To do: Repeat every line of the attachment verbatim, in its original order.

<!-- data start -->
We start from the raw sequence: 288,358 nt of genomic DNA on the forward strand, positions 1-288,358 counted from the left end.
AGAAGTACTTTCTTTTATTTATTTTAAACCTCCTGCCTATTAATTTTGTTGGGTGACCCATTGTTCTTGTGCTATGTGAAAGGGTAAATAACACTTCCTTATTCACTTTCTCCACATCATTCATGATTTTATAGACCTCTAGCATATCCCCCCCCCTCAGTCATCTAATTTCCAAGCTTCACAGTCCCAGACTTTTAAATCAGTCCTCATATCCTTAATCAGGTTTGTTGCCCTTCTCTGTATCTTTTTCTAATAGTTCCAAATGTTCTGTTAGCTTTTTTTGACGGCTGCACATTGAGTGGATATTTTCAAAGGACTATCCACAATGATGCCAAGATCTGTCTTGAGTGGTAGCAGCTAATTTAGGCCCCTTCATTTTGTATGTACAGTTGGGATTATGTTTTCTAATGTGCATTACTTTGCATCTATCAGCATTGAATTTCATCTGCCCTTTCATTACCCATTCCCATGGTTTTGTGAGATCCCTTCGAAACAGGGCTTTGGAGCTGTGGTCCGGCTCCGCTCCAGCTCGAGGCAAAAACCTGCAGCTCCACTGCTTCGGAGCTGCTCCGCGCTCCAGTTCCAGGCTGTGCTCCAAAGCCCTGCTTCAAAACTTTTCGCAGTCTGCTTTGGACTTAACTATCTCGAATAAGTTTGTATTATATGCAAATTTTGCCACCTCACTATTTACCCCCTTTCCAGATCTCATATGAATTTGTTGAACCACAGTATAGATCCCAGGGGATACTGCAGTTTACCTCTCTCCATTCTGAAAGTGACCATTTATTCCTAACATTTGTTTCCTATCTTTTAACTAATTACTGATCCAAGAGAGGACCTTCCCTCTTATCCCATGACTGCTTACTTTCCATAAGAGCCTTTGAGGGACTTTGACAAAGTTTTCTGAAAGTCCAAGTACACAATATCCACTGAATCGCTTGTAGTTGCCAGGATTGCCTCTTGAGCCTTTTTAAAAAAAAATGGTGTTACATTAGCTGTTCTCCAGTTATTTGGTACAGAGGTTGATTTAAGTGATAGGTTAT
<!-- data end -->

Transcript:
We start from the raw sequence: 288,358 nt of genomic DNA on the forward strand, positions 1-288,358 counted from the left end.
AGAAGTACTTTCTTTTATTTATTTTAAACCTCCTGCCTATTAATTTTGTTGGGTGACCCATTGTTCTTGTGCTATGTGAAAGGGTAAATAACACTTCCTTATTCACTTTCTCCACATCATTCATGATTTTATAGACCTCTAGCATATCCCCCCCCCTCAGTCATCTAATTTCCAAGCTTCACAGTCCCAGACTTTTAAATCAGTCCTCATATCCTTAATCAGGTTTGTTGCCCTTCTCTGTATCTTTTTCTAATAGTTCCAAATGTTCTGTTAGCTTTTTTTGACGGCTGCACATTGAGTGGATATTTTCAAAGGACTATCCACAATGATGCCAAGATCTGTCTTGAGTGGTAGCAGCTAATTTAGGCCCCTTCATTTTGTATGTACAGTTGGGATTATGTTTTCTAATGTGCATTACTTTGCATCTATCAGCATTGAATTTCATCTGCCCTTTCATTACCCATTCCCATGGTTTTGTGAGATCCCTTCGAAACAGGGCTTTGGAGCTGTGGTCCGGCTCCGCTCCAGCTCGAGGCAAAAACCTGCAGCTCCACTGCTTCGGAGCTGCTCCGCGCTCCAGTTCCAGGCTGTGCTCCAAAGCCCTGCTTCAAAACTTTTCGCAGTCTGCTTTGGACTTAACTATCTCGAATAAGTTTGTATTATATGCAAATTTTGCCACCTCACTATTTACCCCCTTTCCAGATCTCATATGAATTTGTTGAACCACAGTATAGATCCCAGGGGATACTGCAGTTTACCTCTCTCCATTCTGAAAGTGACCATTTATTCCTAACATTTGTTTCCTATCTTTTAACTAATTACTGATCCAAGAGAGGACCTTCCCTCTTATCCCATGACTGCTTACTTTCCATAAGAGCCTTTGAGGGACTTTGACAAAGTTTTCTGAAAGTCCAAGTACACAATATCCACTGAATCGCTTGTAGTTGCCAGGATTGCCTCTTGAGCCTTTTTAAAAAAAAATGGTGTTACATTAGCTGTTCTCCAGTTATTTGGTACAGAGGTTGATTTAAGTGATAGGTTAT